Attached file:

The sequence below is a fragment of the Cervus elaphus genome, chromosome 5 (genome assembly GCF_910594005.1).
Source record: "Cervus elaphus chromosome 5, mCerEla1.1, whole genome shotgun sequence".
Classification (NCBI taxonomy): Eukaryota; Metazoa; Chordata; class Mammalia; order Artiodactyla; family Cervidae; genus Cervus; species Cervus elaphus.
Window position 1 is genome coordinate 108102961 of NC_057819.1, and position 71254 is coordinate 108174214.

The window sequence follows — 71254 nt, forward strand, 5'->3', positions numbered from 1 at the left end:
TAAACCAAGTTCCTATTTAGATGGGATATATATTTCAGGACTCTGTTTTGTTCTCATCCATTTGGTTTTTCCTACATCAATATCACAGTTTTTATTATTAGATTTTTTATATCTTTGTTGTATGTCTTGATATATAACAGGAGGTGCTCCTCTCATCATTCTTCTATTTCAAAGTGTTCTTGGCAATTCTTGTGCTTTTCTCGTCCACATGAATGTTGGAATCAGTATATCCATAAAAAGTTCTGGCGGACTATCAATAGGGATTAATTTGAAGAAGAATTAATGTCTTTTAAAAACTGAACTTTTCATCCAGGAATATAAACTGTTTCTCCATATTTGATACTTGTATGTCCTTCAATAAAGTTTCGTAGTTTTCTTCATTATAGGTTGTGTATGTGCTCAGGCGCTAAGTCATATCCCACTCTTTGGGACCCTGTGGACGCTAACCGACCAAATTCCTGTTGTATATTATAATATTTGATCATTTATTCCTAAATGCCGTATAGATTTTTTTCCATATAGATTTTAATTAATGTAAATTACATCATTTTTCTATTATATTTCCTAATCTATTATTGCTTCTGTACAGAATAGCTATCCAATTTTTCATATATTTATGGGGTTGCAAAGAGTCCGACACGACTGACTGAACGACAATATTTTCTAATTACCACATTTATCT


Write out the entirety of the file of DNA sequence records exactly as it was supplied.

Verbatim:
The sequence below is a fragment of the Cervus elaphus genome, chromosome 5 (genome assembly GCF_910594005.1).
Source record: "Cervus elaphus chromosome 5, mCerEla1.1, whole genome shotgun sequence".
Classification (NCBI taxonomy): Eukaryota; Metazoa; Chordata; class Mammalia; order Artiodactyla; family Cervidae; genus Cervus; species Cervus elaphus.
Window position 1 is genome coordinate 108102961 of NC_057819.1, and position 71254 is coordinate 108174214.

The window sequence follows — 71254 nt, forward strand, 5'->3', positions numbered from 1 at the left end:
TAAACCAAGTTCCTATTTAGATGGGATATATATTTCAGGACTCTGTTTTGTTCTCATCCATTTGGTTTTTCCTACATCAATATCACAGTTTTTATTATTAGATTTTTTATATCTTTGTTGTATGTCTTGATATATAACAGGAGGTGCTCCTCTCATCATTCTTCTATTTCAAAGTGTTCTTGGCAATTCTTGTGCTTTTCTCGTCCACATGAATGTTGGAATCAGTATATCCATAAAAAGTTCTGGCGGACTATCAATAGGGATTAATTTGAAGAAGAATTAATGTCTTTTAAAAACTGAACTTTTCATCCAGGAATATAAACTGTTTCTCCATATTTGATACTTGTATGTCCTTCAATAAAGTTTCGTAGTTTTCTTCATTATAGGTTGTGTATGTGCTCAGGCGCTAAGTCATATCCCACTCTTTGGGACCCTGTGGACGCTAACCGACCAAATTCCTGTTGTATATTATAATATTTGATCATTTATTCCTAAATGCCGTATAGATTTTTTTCCATATAGATTTTAATTAATGTAAATTACATCATTTTTCTATTATATTTCCTAATCTATTATTGCTTCTGTACAGAATAGCTATCCAATTTTTCATATATTTATGGGGTTGCAAAGAGTCCGACACGACTGACTGAACGACAATATTTTCTAATTACCACATTTATCT